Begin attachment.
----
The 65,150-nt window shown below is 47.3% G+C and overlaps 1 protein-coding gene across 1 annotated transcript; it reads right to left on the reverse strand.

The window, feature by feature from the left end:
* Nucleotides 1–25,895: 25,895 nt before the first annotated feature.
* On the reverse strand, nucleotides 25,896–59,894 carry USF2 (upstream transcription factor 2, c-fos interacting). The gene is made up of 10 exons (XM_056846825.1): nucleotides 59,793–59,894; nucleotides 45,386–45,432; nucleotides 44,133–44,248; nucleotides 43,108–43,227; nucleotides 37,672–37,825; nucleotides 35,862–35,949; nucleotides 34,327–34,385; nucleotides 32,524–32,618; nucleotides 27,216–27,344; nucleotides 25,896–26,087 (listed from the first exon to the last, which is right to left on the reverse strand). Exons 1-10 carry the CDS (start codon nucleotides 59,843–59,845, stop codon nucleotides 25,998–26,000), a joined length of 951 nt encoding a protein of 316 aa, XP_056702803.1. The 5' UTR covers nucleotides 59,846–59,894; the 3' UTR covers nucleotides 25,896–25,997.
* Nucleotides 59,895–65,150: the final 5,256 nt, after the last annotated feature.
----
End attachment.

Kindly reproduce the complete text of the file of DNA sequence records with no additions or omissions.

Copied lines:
The 65,150-nt window shown below is 47.3% G+C and overlaps 1 protein-coding gene across 1 annotated transcript; it reads right to left on the reverse strand.

The window, feature by feature from the left end:
* Nucleotides 1–25,895: 25,895 nt before the first annotated feature.
* On the reverse strand, nucleotides 25,896–59,894 carry USF2 (upstream transcription factor 2, c-fos interacting). The gene is made up of 10 exons (XM_056846825.1): nucleotides 59,793–59,894; nucleotides 45,386–45,432; nucleotides 44,133–44,248; nucleotides 43,108–43,227; nucleotides 37,672–37,825; nucleotides 35,862–35,949; nucleotides 34,327–34,385; nucleotides 32,524–32,618; nucleotides 27,216–27,344; nucleotides 25,896–26,087 (listed from the first exon to the last, which is right to left on the reverse strand). Exons 1-10 carry the CDS (start codon nucleotides 59,843–59,845, stop codon nucleotides 25,998–26,000), a joined length of 951 nt encoding a protein of 316 aa, XP_056702803.1. The 5' UTR covers nucleotides 59,846–59,894; the 3' UTR covers nucleotides 25,896–25,997.
* Nucleotides 59,895–65,150: the final 5,256 nt, after the last annotated feature.